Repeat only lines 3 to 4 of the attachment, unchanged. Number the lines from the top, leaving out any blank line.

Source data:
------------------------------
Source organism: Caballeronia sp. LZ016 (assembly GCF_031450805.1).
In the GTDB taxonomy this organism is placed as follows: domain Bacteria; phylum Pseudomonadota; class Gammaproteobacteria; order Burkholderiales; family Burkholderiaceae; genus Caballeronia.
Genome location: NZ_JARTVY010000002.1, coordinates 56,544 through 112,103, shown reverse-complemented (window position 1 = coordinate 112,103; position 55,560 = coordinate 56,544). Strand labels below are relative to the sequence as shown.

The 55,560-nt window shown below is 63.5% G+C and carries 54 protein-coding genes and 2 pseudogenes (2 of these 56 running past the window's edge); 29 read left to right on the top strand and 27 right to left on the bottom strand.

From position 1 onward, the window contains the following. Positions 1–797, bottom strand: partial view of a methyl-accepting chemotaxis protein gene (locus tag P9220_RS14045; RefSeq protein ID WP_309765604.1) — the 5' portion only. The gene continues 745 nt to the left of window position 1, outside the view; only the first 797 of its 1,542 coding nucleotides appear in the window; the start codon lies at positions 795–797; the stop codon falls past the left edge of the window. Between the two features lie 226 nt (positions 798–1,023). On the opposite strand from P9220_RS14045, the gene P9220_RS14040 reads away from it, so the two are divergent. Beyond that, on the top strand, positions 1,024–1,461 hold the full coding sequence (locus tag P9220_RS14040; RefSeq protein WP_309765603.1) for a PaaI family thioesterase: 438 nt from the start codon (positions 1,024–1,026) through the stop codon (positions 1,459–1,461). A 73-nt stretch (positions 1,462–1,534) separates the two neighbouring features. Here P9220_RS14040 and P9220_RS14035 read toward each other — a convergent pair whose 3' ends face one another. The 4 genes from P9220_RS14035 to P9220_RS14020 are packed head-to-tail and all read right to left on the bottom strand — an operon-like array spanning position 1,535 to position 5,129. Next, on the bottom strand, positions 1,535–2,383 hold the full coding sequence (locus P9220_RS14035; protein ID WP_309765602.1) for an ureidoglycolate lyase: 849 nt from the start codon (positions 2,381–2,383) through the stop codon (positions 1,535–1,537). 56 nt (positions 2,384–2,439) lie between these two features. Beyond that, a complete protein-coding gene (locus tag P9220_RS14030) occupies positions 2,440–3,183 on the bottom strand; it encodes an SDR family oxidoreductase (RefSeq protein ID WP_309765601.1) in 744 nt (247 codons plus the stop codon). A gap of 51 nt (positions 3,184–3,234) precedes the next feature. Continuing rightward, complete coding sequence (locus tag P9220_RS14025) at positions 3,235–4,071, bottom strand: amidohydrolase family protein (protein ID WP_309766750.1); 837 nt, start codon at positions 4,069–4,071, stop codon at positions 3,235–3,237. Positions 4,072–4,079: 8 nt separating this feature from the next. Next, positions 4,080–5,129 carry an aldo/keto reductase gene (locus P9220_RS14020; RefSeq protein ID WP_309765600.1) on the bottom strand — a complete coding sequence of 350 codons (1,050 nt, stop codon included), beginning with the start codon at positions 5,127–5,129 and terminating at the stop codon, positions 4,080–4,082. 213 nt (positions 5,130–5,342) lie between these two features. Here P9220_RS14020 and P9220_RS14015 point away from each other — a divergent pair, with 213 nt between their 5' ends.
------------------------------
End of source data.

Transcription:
Genome location: NZ_JARTVY010000002.1, coordinates 56,544 through 112,103, shown reverse-complemented (window position 1 = coordinate 112,103; position 55,560 = coordinate 56,544). Strand labels below are relative to the sequence as shown.

The 55,560-nt window shown below is 63.5% G+C and carries 54 protein-coding genes and 2 pseudogenes (2 of these 56 running past the window's edge); 29 read left to right on the top strand and 27 right to left on the bottom strand.